Tuesday, September 18, 2018Canada's Leading Online Business Magazine

City of Fredericton

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As the capital of New Brunswick, the City of Fredericton continuously works on a steady and sustainable growth. This uniquely Canadian city represents an important cultural, artistic, and educational centre for the province. The city is a home to two universities and many cultural institutions. Due to its high educational base and concentration of knowledge-based industries, Fredericton was named “One of the World’s Top 7 Intelligent Communities” two years in a row by the Intelligent Community Forum of New York. It is due to this fact that the city continues to attract various technology-based businesses. Fredericton has also been recognized as the most cost-competitive place to do business in all of the Americas by fDi Magazine “Cities of the Future” feature and by the KPMG Competitive Alternatives Study, as well as “One of Canada’s Top 10 Best Places to Live” every year since 2007 by MoneySense.

Smart and Sustainable

Mayor of Fredericton Brad Woodside told The Canadian Business Journal, “We started on our path of being a smart, sustainable city by creating an economic development strategy where our community stakeholders came together and where we asked ourselves ‘Where have we been, where we are now, where do we want to go?’ We realized that Fredericton was a smart city with its universities, large base of engineering firms, and software companies. We have an outstanding quality of life. Add to that, all the awards we have received – including the World’s Top Seven Intelligent Communities – confirm that we are on the right path and doing a good job. We have built on our strengths to build Fredericton towards its Smart City status.”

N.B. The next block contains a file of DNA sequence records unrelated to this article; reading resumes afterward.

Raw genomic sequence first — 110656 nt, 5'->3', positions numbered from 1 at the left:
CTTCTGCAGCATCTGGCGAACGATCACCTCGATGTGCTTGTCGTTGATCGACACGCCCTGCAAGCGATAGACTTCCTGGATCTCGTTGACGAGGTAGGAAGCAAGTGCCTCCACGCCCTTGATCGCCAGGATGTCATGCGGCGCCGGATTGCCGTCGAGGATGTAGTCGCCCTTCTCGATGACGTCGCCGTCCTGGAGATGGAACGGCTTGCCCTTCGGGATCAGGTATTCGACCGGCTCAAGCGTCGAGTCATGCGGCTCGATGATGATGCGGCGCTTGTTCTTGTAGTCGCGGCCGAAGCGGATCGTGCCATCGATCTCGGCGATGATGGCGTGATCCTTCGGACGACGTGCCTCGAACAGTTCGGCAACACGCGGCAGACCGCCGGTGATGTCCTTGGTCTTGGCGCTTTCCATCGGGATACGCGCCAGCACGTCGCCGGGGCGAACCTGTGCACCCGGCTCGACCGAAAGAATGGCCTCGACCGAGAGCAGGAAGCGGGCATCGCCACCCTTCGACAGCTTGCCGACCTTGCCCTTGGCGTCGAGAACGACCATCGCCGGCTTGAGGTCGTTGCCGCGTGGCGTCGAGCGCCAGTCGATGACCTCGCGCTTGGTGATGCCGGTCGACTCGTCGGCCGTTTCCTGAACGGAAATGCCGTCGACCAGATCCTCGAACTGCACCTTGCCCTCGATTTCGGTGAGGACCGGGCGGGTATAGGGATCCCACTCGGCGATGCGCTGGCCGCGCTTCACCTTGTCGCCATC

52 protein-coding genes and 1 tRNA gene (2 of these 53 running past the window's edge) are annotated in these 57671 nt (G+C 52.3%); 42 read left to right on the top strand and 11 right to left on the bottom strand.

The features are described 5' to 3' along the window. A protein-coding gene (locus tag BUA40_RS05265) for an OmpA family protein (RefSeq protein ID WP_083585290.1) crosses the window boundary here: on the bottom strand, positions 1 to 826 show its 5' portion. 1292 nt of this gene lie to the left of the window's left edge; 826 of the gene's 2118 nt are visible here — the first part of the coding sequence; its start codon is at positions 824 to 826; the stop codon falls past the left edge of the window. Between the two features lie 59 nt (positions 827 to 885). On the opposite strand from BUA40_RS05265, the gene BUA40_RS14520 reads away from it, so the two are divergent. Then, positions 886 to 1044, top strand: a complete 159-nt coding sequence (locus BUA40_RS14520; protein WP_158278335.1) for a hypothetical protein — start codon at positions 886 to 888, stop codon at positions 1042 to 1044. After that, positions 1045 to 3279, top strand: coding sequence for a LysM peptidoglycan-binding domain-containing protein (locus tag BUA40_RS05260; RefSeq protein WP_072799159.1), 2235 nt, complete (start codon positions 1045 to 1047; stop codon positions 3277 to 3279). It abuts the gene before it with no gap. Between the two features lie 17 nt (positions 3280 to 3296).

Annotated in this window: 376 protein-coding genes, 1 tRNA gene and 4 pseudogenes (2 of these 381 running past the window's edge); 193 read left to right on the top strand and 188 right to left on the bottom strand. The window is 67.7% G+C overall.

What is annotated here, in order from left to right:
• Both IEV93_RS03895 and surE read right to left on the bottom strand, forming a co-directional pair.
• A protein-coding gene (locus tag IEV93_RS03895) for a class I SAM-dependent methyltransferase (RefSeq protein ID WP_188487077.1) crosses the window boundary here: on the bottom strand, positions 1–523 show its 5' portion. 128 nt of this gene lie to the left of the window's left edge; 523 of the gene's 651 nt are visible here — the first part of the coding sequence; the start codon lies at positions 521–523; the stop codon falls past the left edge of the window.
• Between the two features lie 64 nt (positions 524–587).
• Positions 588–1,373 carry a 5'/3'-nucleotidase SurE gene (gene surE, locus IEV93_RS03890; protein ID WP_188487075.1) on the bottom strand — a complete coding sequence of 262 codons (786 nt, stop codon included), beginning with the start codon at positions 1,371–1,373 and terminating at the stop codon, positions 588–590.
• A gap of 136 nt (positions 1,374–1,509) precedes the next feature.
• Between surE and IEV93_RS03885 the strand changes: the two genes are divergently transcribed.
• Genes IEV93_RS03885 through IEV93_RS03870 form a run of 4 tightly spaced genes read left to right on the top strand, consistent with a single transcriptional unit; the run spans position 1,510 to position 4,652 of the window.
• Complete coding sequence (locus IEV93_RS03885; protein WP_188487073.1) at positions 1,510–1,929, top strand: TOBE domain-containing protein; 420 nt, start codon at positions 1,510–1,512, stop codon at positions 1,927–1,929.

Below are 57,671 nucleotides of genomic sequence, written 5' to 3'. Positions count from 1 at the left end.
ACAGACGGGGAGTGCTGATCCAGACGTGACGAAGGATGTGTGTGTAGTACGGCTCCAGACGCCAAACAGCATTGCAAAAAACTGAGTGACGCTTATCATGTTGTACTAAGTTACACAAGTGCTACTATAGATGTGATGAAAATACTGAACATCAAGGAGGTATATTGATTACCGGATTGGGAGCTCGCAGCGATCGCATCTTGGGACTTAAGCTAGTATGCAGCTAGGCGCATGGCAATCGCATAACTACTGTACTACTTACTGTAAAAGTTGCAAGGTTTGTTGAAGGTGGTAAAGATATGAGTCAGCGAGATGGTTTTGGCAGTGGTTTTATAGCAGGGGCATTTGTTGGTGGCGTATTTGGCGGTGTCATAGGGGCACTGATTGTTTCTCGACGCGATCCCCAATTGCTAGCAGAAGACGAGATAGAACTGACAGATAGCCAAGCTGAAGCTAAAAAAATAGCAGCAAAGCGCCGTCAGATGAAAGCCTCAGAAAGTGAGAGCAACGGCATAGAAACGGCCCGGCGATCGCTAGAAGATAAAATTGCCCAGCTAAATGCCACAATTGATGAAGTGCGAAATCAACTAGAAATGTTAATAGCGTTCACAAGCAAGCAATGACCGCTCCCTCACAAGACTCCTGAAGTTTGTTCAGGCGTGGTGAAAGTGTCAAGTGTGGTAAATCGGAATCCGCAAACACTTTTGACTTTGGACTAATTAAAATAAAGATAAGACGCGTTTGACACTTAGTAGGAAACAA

Laurie Guthrie, Economic Development Officer of the City of Fredericton, said, “Fredericton has been laser-focused on advancing its knowledge-based economy since the 1990s. We started to attract the knowledge-based industries – the sectors that provide the high-paying jobs – the IT sector, the R&D, and the engineering companies. These profitable industries support the local economy and increase the provincial GDP, so we want to continue to nurture these types of companies.”

To create the climate and intellectual infrastructure to grow the knowledge-based industries, the City, Province, Enterprise Fredericton, and University of New Brunswick created Knowledge Park. The Park provides a clustering environment for companies engaged in research, development and technologies’ applications in fields such as IT, biotechnology, education, engineering, healthcare, forestry and agriculture. The Park’s goal is to facilitate technology transfer and other partnerships involving academia and the private sector. “We currently have five buildings in the park, and future development plans will include 17 buildings, encompassing the high-tech industries that will continue to promote cluster growth.”

The Knowledge Park is an integral part of driving Fredericton’s technological growth, and currently hosts world-leading companies like Radian6 (recently acquired by salesforce.com, Inc.), Skillsoft, and CGI. The latest tenant is the arrival of another major technology company — Siemens.